2. Pin and sew the two shorter 13" yellow strips to opposite sides of each Cactus block. Iron and trim off any excess fabric. Repeat with the longer 16" strips. Repeat for all the Chip blocks using the green sashing.
  3. From the plain fabric, cut 10 right angled triangles D, size 15 1/2" for the border (Figure 4) and 4 triangles E, size 111/2" (Figure 5) for the corner triangles. Referring to Figure 6, lay out all the basket blocks on point and border triangles in the correct position. You will need to arrange and rearrange the basket blocks until you get a good balance of colours and fabric patterns.
Figure 4: Cut 10 border trianglesFigure 5: Cut 4 corner triangles.
Left, Figure 4: Cut 10 border triangles
Right, Figure 5: Cut 4 corner triangles

TIP! Once you have a pleasing arrangement of blocks, it’s a good idea to label the blocks 1-18 with a pin and scrap of paper. Leave the quilt undisturbed and leave the room. Go and make a cup of tea (you deserve it!). When you come back, you’ll see the quilt with a fresh eye. Any rearrangement which is necessary to achieve a better balance is much more obvious. Plus if you then decide you liked the original placement, all the blocks are still numbered.

Figure 6: Layout of the quilt blocks and border triangles
Figure 6: Layout of the quilt blocks and border triangles
  1. Pin and sew the triangles and blocks as shown in Figure 7 into strips, pressing all seams. Pin the strips together to complete the quilt top, matching the corners of the blocks. Sew then iron.
  2. Check the measurements of your quilt top - it should be 46 1/2 x 62". Cut 2 border strips 5 x 63" and 2 strips 5 x 57". Sew the shorter borders on opposite sides, trim off excess, followed by the longer borders. Iron.
Figure 7: Order for piecing the strips together
Figure 7: Order for piecing the strips together

Quilting

TIP! If you are a beginner to hand quilting, chose a patterned fabric for the back. Any slight irregularities in the stitching will be almost invisible.

  1. Cut and iron your backing fabric. Sew together if necessary to make a piece large enough for the back. It should be at least 2" larger than your quilt top on all sides. Cut the wadding to this measurement also. Lay the backing fabric out on a carpeted floor, right side of fabric facing the carpet. Lay the wadding carefully on top followed by the quilt top, right side up. Take care that each layer is flat without wrinkles.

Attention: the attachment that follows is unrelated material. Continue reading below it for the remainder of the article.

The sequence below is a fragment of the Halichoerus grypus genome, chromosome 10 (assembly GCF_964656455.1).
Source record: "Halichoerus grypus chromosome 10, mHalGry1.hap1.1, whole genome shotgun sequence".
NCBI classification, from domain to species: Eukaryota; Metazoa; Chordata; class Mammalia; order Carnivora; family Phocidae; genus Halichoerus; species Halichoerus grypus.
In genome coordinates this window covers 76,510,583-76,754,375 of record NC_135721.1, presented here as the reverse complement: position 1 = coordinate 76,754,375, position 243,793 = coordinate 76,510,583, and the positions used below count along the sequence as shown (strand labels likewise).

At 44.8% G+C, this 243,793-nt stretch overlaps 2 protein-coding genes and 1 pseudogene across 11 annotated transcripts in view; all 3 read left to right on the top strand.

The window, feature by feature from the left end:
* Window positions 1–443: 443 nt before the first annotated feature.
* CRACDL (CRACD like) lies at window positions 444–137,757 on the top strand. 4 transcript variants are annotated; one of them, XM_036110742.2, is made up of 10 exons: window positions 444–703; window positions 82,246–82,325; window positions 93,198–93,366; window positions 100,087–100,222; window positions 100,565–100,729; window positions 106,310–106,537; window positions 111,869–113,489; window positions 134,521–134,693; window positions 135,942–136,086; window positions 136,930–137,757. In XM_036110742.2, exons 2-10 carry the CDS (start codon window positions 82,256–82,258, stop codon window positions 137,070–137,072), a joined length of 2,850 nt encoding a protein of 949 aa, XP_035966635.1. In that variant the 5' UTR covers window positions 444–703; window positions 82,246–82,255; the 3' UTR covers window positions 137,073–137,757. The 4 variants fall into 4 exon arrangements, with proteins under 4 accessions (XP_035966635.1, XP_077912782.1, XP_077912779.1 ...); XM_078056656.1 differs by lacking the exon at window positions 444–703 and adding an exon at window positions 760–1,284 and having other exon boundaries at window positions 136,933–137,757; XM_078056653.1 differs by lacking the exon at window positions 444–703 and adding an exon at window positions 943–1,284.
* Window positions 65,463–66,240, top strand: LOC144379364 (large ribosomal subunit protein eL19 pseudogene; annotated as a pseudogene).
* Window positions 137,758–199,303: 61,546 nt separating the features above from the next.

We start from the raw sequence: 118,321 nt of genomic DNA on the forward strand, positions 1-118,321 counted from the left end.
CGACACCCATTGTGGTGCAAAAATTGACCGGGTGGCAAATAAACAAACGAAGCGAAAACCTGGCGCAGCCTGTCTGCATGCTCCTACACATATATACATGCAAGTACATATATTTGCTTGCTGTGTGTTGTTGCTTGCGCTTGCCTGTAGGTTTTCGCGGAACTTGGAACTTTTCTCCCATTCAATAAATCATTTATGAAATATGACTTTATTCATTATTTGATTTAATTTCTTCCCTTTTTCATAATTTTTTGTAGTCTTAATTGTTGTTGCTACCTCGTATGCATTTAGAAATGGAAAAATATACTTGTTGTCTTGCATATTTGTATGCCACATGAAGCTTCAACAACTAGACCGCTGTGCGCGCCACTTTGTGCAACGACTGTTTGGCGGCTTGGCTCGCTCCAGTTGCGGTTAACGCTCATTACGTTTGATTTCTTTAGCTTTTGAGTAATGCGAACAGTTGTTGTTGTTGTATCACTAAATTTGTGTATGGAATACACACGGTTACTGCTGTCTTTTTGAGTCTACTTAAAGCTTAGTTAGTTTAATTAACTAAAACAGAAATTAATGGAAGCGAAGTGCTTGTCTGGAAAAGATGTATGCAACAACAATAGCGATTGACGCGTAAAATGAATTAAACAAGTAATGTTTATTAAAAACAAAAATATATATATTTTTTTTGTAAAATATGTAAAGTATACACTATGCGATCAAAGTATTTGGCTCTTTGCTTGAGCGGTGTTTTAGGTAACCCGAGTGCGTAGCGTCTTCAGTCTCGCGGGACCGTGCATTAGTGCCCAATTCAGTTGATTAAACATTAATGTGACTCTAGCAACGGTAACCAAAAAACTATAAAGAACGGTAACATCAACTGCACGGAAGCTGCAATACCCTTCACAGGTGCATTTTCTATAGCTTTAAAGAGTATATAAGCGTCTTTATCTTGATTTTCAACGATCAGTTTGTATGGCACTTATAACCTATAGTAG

2. Pin the 3 layers together, working in a grid like fashion from the centre outwards, smoothing the fabrics and wadding to the outside edge to give a flat surface. Check there is no puckering on the quilt back. Tack the 3 layers together, again using a grid pattern from the centre. Do not lift from the floor until fully tacked.
  3. Each block has 3 types of quilting with cream thread - ‘in the ditch’ quilting along the seams at the edge of each basket base for definition - triangle shapes quilted 1/4" from the edge on the calico and straight line quilting surrounding the base of the basket. Always quilt from the centre block out to the edge.
  4. The border triangles and floral border are quilted all over in a 1 1/2" grid and matching thread colour. Mark using 1 1/2" masking tape, or mark using a ruler and quilting pencil.
  5. Once the entire top is quilted, again check the measurements and that the edges are straight. Cut binding strips 2 1/2" wide and join to give a total length of 330".
  6. In turn, on each shorter side of the quilt, pin the binding 1" in from the edge, leaving a 1/4" seam allowance. Machine sew the binding to the quilt, trimming off any excess at the ends. Fold over the binding to the back of the quilt and fold under the raw edge. Pin and slip stitch by hand. Repeat on the other three sides, neatly folding in and sewing the corners.
  7. Make a label for the quilt back with your name and year the quilt is made.

TIP! For quick marking of straight lines, stick 2 strips of 1" wide masking tape on the fabric and quilt along the edge. If you prefer, you can quilt the entire quilt top in a grid pattern and ignore the other quilting suggestions.

Early
Spring
Early Spring

First published in Popular Patchwork May 2000